The Korat cat is a very old, natural breed, i.e. it was not created by humans and developed in Thailand, specifically on the Korat plateau, where most of these cats are found. Thanks also to the isolation of the areas where it was most concentrated, it has remained as it was in ancient times even today. In Thailand it is also called Si-Sawat, i.e. Good Luck. It was in fact given as a present to newlyweds as a wish for a happy and comfortable married life. Or placed next to the cradle of a baby, it is a good omen for the success that the newborn will have in life. Even today, it is still carried in processions in villages to propitiate the arrival of rain.
Korat cats are rarely bought in Thailand: they are usually given as gifts because their ability to bring good luck is priceless. They are considered a very precious gift reserved for noble people, diplomats or even royalty. Nowadays, in the rest of the world they have a rather high price because they are very rare.
This cat even appears in the book of cat poems, which is dated 1350. In Europe this cat arrived around the end of the 19th century, while in America the first couple of these cats arrived in 1959 and a breeding of this breed was started by crossing it with the Siamese, five years later the breed standard was recognized in all feline associations.
Character of the Korat cat
The Korat cat is not a cat for everyone. In fact, it has a very dominant character and tends to subjugate all animals and humans to its will. It is a very autonomous animal and does not like conditioning and impositions, so it will not be easy for the owner to establish a relationship of respect and trust. However, when this does happen, you will also get to know the more tender aspects of these cats, which become very attached to a human, of whom they are generally also jealous if there are other animals in the house.
It is not easy for this cat to live with other animals as it tends to be a little tyrant and wants to do everything its own way. As long as its rules are respected, it is a playful cat and gets on well with children, as it never tires of playing. This cat should not be left alone for any length of time as it suffers from loneliness and neither toys nor other animals can replace its favourite human.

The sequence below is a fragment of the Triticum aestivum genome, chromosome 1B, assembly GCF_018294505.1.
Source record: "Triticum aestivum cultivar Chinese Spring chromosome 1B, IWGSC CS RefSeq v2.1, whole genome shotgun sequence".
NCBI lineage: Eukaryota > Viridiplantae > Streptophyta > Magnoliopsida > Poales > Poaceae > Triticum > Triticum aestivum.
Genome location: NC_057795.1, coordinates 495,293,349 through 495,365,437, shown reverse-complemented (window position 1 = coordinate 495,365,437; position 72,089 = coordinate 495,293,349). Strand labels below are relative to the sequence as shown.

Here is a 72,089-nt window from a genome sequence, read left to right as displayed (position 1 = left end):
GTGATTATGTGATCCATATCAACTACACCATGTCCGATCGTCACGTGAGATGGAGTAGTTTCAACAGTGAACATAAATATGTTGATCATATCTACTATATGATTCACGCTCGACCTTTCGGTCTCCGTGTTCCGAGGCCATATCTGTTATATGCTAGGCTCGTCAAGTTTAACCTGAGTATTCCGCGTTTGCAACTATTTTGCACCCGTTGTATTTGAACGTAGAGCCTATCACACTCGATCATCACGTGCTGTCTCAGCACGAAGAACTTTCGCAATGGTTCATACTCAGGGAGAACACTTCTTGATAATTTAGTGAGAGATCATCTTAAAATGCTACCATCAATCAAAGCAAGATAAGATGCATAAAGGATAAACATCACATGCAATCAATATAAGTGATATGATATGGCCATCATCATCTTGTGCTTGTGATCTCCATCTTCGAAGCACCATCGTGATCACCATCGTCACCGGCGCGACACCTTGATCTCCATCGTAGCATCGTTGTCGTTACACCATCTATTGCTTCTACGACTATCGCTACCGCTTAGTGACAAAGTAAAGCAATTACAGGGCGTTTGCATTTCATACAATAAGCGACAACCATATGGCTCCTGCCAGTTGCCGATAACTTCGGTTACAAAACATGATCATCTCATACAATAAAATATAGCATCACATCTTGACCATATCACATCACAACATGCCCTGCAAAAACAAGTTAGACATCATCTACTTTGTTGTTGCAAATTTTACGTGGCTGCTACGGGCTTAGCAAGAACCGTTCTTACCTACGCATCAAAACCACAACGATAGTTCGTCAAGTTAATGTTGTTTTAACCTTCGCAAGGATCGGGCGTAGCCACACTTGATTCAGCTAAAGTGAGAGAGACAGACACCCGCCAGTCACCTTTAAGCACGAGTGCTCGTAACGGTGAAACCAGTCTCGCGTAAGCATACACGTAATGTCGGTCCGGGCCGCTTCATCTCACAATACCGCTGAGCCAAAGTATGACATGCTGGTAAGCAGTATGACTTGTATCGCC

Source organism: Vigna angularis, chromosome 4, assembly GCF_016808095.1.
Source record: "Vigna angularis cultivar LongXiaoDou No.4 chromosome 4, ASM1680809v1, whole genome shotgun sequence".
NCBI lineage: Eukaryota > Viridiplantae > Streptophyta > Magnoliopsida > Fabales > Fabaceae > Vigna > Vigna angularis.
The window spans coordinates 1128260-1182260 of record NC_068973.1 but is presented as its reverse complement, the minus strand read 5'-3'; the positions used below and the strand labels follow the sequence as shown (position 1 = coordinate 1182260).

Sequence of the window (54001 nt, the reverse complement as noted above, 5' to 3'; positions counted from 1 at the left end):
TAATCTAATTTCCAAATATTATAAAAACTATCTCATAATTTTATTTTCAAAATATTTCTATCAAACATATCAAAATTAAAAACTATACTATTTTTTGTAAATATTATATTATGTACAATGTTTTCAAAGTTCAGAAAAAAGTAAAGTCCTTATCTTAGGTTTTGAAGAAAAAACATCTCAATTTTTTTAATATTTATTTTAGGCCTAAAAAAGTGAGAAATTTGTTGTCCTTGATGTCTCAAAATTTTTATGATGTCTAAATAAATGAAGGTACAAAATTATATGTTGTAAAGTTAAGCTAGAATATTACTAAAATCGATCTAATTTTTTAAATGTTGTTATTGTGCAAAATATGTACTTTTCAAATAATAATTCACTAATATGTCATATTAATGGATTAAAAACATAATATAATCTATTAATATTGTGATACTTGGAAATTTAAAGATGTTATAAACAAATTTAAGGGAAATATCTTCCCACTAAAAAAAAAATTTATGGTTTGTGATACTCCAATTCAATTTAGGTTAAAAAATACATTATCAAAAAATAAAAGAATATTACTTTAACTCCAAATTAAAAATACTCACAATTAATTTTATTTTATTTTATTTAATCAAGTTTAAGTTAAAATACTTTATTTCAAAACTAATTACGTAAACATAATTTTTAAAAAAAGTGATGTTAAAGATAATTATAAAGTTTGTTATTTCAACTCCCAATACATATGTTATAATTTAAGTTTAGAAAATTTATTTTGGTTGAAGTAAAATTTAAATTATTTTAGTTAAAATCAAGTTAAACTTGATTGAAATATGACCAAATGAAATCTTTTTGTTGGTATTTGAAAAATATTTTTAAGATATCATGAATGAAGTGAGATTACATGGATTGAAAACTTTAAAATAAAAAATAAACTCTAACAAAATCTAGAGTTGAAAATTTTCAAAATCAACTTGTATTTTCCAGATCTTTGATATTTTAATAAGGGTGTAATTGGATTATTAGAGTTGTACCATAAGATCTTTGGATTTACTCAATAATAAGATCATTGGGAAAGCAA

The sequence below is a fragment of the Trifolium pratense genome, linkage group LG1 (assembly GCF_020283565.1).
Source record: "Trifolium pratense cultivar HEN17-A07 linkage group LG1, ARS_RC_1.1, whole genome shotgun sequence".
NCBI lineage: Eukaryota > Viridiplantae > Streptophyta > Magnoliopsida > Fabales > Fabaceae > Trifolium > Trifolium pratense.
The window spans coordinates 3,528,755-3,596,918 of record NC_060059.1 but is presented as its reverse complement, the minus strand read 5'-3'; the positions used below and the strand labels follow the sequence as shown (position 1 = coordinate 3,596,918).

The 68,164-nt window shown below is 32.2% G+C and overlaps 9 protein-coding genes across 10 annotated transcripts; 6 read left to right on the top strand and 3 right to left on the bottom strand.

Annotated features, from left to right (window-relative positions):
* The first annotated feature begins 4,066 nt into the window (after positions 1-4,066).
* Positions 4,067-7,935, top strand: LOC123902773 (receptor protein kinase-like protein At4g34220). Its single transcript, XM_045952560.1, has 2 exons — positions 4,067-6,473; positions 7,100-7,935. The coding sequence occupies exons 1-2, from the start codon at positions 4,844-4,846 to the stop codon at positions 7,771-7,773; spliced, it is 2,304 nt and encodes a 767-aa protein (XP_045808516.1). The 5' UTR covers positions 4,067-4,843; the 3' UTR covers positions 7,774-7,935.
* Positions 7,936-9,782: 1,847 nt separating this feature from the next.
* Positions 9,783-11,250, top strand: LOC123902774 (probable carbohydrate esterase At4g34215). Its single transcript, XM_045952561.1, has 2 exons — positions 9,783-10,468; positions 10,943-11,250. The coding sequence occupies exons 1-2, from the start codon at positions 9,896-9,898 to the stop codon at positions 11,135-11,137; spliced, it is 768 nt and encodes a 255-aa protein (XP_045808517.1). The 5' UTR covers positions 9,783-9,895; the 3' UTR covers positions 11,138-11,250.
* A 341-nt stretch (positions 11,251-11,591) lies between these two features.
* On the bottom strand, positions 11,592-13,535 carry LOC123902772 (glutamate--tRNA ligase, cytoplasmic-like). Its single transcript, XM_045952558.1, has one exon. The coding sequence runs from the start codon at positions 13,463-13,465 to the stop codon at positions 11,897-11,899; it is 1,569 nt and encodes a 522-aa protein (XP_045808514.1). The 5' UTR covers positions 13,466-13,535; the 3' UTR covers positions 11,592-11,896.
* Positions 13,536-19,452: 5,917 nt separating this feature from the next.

It is a curious and very intelligent cat, and is also able to imitate human attitudes and be led on a leash. The female of this species is more enterprising and autonomous than the male, especially if neutered, who is much quieter and more reflective.
Appearance of the Korat Cat
The Korat cat is a small to medium-sized cat. The male cat can weigh between 3 and 4.5 kilograms, the female a little less. Its body is slender, athletic and well-proportioned. It has a powerful musculature and its hind legs are longer than its front ones, which allows it to jump very high, almost effortlessly.
The face of this cat is unique, it is heart-shaped, with a slightly pointed chin. The eyes are large, round and of an intense green colour, the ears are large with rounded tips. The tail is of medium length with a rounded tip.
The colour of the Korat’s coat is only one: grey. However, it has a singularity; each individual coat is divided into three different shades of grey: light at the root, darker at the centre and completely transparent at the tips. This transparency of the tips gives the coat a shiny appearance, which gives the whole coat a silvery sheen. The coat is short, silky, shiny and adheres very well to its physiognomy.
Care and health of the Korat cat
This cat has a very long life expectancy, even up to 30 years. The Korat can be affected by a genetic disease called gangliosidosis. It tends to disappear over generations, but is still present in some families of the breed. There is no cure for this disease, which causes the kitten to die around 8 months. The Korat cat is also very sensitive to humidity and large temperature variations. This can lead to respiratory disorders.
As far as its diet is concerned, this cat is not a great eater, but can gain weight due to a lack of exercise.
As it does not have an undercoat, it does not lose any hair except during the moulting period, and for grooming its coat, a wipe with a soft glove once a week is sufficient.